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A Study on the Equivalence of Olive Oil and the EU Official Substitute Test Media for Migration Testing at High Temperatures

: Alnafouri, A.J.; Franz, R.

Food Additives and Contaminants 16 (1999), No.10, pp.419-431
ISSN: 0265-203X
Journal Article
Fraunhofer IVV ()
fat test; food simulant; high temperature testing; migration; modified polyphenylene oxide; plastics; substitute test; volatile hydrocarbon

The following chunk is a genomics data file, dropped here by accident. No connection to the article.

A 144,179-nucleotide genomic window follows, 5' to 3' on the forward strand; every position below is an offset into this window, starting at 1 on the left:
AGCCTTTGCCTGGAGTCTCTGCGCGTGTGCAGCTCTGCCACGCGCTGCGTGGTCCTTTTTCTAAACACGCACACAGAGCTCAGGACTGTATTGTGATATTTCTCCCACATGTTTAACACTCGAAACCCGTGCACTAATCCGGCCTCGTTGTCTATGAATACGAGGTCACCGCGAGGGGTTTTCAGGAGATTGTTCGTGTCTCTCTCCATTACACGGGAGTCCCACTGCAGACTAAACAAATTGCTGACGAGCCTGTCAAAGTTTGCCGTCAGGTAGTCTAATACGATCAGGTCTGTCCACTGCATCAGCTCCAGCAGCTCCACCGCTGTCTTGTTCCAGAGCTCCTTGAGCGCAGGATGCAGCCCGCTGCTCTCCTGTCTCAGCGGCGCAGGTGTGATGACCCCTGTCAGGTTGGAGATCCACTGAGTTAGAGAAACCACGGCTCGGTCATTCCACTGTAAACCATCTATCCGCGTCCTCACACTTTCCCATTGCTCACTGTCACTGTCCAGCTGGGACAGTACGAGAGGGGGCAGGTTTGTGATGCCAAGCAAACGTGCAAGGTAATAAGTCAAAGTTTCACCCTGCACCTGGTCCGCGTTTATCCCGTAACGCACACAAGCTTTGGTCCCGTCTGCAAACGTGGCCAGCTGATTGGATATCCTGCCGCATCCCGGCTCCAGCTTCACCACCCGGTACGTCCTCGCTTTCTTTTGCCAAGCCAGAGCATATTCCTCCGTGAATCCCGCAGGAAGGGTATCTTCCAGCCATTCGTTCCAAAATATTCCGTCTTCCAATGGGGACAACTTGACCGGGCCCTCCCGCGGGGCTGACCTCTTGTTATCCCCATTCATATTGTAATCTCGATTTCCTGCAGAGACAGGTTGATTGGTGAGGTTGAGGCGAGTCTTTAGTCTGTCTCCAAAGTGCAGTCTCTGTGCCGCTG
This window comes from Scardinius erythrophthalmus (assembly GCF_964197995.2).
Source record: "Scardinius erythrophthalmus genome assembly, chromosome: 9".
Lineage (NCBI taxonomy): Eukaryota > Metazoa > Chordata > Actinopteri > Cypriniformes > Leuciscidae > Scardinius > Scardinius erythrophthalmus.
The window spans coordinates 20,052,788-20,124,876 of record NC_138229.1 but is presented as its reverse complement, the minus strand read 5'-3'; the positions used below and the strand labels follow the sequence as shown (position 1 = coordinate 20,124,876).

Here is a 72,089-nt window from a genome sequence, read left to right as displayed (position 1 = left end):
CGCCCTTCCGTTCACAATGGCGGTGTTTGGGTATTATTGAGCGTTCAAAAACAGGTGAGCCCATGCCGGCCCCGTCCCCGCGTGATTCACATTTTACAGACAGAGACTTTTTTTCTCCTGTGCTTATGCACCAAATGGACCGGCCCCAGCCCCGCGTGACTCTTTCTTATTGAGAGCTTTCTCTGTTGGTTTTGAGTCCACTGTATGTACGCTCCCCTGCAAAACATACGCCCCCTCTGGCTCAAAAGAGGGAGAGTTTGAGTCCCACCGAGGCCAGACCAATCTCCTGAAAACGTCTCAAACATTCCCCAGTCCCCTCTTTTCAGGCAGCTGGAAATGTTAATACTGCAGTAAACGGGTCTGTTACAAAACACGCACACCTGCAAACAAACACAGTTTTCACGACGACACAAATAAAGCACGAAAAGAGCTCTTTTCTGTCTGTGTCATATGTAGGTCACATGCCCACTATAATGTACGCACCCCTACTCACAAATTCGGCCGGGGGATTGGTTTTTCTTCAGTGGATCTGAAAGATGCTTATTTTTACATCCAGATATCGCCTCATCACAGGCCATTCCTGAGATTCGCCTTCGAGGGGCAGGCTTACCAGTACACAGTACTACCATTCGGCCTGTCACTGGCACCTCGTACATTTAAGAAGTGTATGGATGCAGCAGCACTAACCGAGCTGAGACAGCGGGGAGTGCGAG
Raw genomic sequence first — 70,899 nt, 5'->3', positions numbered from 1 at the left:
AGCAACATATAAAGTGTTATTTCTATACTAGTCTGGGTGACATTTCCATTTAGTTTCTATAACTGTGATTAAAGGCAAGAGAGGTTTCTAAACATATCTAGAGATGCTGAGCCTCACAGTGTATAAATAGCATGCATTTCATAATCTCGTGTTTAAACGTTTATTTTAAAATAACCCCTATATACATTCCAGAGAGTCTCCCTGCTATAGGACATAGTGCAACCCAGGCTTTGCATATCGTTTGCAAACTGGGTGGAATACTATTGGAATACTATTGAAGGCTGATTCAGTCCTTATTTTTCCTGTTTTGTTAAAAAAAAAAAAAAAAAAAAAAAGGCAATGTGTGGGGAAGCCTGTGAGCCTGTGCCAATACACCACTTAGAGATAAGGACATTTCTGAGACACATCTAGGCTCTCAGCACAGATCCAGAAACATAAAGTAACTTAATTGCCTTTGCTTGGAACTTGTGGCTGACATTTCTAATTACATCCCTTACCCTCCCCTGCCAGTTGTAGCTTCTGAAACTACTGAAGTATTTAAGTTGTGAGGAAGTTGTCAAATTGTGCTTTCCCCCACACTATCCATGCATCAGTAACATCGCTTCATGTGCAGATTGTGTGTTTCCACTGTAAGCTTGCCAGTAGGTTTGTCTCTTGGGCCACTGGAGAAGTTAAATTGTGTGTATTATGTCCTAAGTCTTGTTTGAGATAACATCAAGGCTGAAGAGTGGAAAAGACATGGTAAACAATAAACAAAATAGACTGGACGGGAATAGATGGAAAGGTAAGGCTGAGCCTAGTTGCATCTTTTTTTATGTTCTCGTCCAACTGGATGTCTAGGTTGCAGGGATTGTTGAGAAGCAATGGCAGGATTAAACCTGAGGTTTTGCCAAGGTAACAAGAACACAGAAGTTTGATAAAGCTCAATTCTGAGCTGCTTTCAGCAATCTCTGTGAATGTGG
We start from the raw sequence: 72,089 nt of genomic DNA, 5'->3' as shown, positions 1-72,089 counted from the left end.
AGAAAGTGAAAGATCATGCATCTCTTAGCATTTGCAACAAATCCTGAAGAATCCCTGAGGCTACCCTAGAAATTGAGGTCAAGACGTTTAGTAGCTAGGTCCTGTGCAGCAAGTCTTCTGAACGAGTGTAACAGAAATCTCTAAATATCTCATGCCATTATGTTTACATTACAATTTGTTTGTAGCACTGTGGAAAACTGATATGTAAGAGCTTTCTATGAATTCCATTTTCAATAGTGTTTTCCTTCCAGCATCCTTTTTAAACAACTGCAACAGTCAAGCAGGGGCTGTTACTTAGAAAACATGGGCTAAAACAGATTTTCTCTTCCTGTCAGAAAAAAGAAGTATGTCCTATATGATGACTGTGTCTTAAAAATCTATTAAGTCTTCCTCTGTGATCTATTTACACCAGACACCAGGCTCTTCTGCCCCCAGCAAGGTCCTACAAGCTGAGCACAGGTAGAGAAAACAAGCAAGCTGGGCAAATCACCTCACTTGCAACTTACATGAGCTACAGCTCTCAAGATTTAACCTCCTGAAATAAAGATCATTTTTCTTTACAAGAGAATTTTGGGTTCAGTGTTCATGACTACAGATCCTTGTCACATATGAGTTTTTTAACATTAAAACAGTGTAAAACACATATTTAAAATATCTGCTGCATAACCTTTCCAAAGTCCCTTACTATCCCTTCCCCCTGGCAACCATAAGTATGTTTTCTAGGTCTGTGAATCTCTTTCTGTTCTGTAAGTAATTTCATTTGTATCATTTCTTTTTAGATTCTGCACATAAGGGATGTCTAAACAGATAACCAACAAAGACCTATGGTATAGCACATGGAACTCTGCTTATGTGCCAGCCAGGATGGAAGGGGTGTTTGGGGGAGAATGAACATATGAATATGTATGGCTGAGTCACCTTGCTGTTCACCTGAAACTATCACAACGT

As a consequence of an increasing awareness and findings about the technical and analytical difficulties related to the employment of triglycerides as fatty food simulants in migration testing. EU Directive 82/711/EEC on the basic rules of migration has been amended for the second time and adapted with the recent Commission Directive 97/48/EC. The major merit of this important amendment is to authorize alternative tests such as extraction tests and to allow substitute tests for the fat test with concrete indication of corresponding test conditions to be applied. As a novelty in food law compliance testing it authorizes a modified polyphenylene oxide (MPPO), well-known as Tenax, a thermostable and highly adsorptive porous polymer, as a "solid" matrix to substitute fat simulant D at temperatures equal to or higher than 100°C. In the study presented here, comparative migration testing - overall and specific - was carried out between fat simulants olive oil and 14C-labelled HB 307 and the substitute test media iso-octane, 95% ethanol and MPPO using polypropylene materials as examples at test temperatures of 100°C to 120°C and prescribed corresponding substitute test conditions. As a consequence, a number of conclusions were drawn which are relevant for overall and/or specific migration testing under the investigated test conditions. One of the major findings was that MPPO was generally more equivalent to the fat test than the other two substitute test media. The presence of volatile hydrocarbons in the test samples was found to play a crucial role with respect to the equivalence of the iso-octane-based substitute test. At high volatile concentrations in the test sample the iso-octane test underestimated the olive oil benchmark whereas low volatile concentrations led to satisfying equivalence. It is therefore recommended that the procedure is modified and GC-FID screening of the iso-octane extract is carried out. As a logical consequence, the possibility of quantitative determination of the overall ectract by GC-FID is recommendable and should be investigated in more depth. Concerning the overall migration test procedure in olive oil, the vacuum pre-conditioning at 60°C should be given re-consideration to avoid the possibility of loss of volatile migrants whose determination should be within the scope of the overall migration test method itself. Finally, the specific migration related equivalence between olive oil, MPPO and iso-octane needs further investigations to clarify the net effect of strongly increased diffusion rates at the regular high temperature versus the substitute test solvent accelerated extraction effect at 60°C. Stability aspects of migrants at the different test temperatures deserve further consideration.